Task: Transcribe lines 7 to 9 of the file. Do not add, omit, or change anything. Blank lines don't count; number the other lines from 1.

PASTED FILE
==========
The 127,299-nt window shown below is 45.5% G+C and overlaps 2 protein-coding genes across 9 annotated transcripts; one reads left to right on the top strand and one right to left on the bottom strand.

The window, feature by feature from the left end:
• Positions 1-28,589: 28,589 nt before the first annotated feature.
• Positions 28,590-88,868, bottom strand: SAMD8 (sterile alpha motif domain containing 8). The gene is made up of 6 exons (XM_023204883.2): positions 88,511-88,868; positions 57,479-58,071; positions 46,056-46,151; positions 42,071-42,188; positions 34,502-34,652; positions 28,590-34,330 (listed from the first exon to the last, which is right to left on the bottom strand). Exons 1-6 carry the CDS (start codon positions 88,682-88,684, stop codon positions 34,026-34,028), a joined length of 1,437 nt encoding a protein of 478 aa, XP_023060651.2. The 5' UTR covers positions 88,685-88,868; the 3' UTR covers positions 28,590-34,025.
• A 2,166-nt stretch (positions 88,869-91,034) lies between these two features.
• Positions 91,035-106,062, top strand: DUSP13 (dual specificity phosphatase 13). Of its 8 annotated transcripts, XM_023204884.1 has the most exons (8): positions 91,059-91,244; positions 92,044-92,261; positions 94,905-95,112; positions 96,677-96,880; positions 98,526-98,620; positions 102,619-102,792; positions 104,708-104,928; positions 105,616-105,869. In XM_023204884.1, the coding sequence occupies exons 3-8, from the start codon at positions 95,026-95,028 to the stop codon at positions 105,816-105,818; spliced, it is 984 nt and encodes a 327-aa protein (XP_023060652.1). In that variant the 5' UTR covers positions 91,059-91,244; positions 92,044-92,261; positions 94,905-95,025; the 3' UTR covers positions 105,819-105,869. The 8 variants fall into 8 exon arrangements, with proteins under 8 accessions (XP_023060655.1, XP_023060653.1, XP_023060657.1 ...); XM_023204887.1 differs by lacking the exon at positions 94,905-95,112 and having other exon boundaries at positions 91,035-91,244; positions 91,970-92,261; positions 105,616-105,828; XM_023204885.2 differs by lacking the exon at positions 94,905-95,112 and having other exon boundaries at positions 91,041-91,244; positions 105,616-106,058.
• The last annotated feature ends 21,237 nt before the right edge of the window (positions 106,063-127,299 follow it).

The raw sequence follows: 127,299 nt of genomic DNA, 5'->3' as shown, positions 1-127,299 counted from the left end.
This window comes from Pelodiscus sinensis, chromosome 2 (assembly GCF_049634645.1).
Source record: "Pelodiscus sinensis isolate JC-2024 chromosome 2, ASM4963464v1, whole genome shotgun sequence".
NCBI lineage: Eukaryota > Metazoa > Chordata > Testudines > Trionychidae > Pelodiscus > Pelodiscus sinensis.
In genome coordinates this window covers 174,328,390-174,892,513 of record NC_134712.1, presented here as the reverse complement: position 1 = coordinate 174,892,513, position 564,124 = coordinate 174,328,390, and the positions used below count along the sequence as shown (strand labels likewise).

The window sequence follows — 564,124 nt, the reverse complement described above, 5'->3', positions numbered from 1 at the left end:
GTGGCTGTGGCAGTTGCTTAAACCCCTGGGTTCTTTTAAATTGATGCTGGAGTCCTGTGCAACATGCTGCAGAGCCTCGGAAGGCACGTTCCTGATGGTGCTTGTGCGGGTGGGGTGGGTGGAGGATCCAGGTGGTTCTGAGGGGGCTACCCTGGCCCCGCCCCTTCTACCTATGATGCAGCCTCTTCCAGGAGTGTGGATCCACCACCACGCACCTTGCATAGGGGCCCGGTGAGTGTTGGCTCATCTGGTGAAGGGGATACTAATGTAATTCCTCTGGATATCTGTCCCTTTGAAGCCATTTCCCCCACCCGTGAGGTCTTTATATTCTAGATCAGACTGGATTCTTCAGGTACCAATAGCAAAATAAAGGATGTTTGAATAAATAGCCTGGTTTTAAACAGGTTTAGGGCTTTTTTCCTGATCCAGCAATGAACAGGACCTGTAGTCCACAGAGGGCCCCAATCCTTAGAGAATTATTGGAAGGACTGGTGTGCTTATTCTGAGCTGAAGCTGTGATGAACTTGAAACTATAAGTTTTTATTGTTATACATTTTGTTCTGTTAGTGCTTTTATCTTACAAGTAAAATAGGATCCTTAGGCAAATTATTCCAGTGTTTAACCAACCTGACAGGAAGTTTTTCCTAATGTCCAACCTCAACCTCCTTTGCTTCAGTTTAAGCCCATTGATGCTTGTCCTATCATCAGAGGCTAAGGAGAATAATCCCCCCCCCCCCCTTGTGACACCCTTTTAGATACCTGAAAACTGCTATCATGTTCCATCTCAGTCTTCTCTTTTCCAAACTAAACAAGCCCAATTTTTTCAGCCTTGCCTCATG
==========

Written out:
• The last annotated feature ends 21,237 nt before the right edge of the window (positions 106,063-127,299 follow it).

The raw sequence follows: 127,299 nt of genomic DNA, 5'->3' as shown, positions 1-127,299 counted from the left end.
This window comes from Pelodiscus sinensis, chromosome 2 (assembly GCF_049634645.1).